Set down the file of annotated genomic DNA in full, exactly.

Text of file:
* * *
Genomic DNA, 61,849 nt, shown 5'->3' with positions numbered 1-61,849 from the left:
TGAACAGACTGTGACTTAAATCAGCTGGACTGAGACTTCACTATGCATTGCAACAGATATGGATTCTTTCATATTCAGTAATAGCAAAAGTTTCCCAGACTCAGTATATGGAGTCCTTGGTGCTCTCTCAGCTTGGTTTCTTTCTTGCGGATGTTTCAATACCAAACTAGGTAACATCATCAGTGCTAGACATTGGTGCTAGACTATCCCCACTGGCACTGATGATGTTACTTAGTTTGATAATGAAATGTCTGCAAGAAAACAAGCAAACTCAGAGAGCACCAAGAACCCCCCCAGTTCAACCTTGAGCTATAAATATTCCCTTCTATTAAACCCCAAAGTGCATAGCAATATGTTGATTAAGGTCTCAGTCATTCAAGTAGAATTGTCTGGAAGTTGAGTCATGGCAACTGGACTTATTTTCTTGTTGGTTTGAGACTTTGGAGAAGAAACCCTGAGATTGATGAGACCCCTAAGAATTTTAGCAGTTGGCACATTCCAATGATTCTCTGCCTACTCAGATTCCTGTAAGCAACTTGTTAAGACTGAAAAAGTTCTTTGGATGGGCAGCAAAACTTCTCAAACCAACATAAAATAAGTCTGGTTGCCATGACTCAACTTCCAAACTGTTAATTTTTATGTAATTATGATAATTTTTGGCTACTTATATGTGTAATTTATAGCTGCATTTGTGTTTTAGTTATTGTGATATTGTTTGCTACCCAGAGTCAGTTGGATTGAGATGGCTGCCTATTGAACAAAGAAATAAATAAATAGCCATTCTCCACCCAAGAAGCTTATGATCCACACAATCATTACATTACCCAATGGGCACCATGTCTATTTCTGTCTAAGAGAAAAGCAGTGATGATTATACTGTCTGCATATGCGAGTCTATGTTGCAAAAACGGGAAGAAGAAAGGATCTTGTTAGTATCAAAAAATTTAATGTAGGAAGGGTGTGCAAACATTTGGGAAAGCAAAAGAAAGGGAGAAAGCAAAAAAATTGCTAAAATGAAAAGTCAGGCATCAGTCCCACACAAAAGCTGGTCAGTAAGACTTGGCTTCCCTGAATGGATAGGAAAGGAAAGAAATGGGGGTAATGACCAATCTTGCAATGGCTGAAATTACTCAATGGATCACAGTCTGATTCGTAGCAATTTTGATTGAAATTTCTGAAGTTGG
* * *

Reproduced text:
Genomic DNA, 61,849 nt, shown 5'->3' with positions numbered 1-61,849 from the left:
TGAACAGACTGTGACTTAAATCAGCTGGACTGAGACTTCACTATGCATTGCAACAGATATGGATTCTTTCATATTCAGTAATAGCAAAAGTTTCCCAGACTCAGTATATGGAGTCCTTGGTGCTCTCTCAGCTTGGTTTCTTTCTTGCGGATGTTTCAATACCAAACTAGGTAACATCATCAGTGCTAGACATTGGTGCTAGACTATCCCCACTGGCACTGATGATGTTACTTAGTTTGATAATGAAATGTCTGCAAGAAAACAAGCAAACTCAGAGAGCACCAAGAACCCCCCCAGTTCAACCTTGAGCTATAAATATTCCCTTCTATTAAACCCCAAAGTGCATAGCAATATGTTGATTAAGGTCTCAGTCATTCAAGTAGAATTGTCTGGAAGTTGAGTCATGGCAACTGGACTTATTTTCTTGTTGGTTTGAGACTTTGGAGAAGAAACCCTGAGATTGATGAGACCCCTAAGAATTTTAGCAGTTGGCACATTCCAATGATTCTCTGCCTACTCAGATTCCTGTAAGCAACTTGTTAAGACTGAAAAAGTTCTTTGGATGGGCAGCAAAACTTCTCAAACCAACATAAAATAAGTCTGGTTGCCATGACTCAACTTCCAAACTGTTAATTTTTATGTAATTATGATAATTTTTGGCTACTTATATGTGTAATTTATAGCTGCATTTGTGTTTTAGTTATTGTGATATTGTTTGCTACCCAGAGTCAGTTGGATTGAGATGGCTGCCTATTGAACAAAGAAATAAATAAATAGCCATTCTCCACCCAAGAAGCTTATGATCCACACAATCATTACATTACCCAATGGGCACCATGTCTATTTCTGTCTAAGAGAAAAGCAGTGATGATTATACTGTCTGCATATGCGAGTCTATGTTGCAAAAACGGGAAGAAGAAAGGATCTTGTTAGTATCAAAAAATTTAATGTAGGAAGGGTGTGCAAACATTTGGGAAAGCAAAAGAAAGGGAGAAAGCAAAAAAATTGCTAAAATGAAAAGTCAGGCATCAGTCCCACACAAAAGCTGGTCAGTAAGACTTGGCTTCCCTGAATGGATAGGAAAGGAAAGAAATGGGGGTAATGACCAATCTTGCAATGGCTGAAATTACTCAATGGATCACAGTCTGATTCGTAGCAATTTTGATTGAAATTTCTGAAGTTGG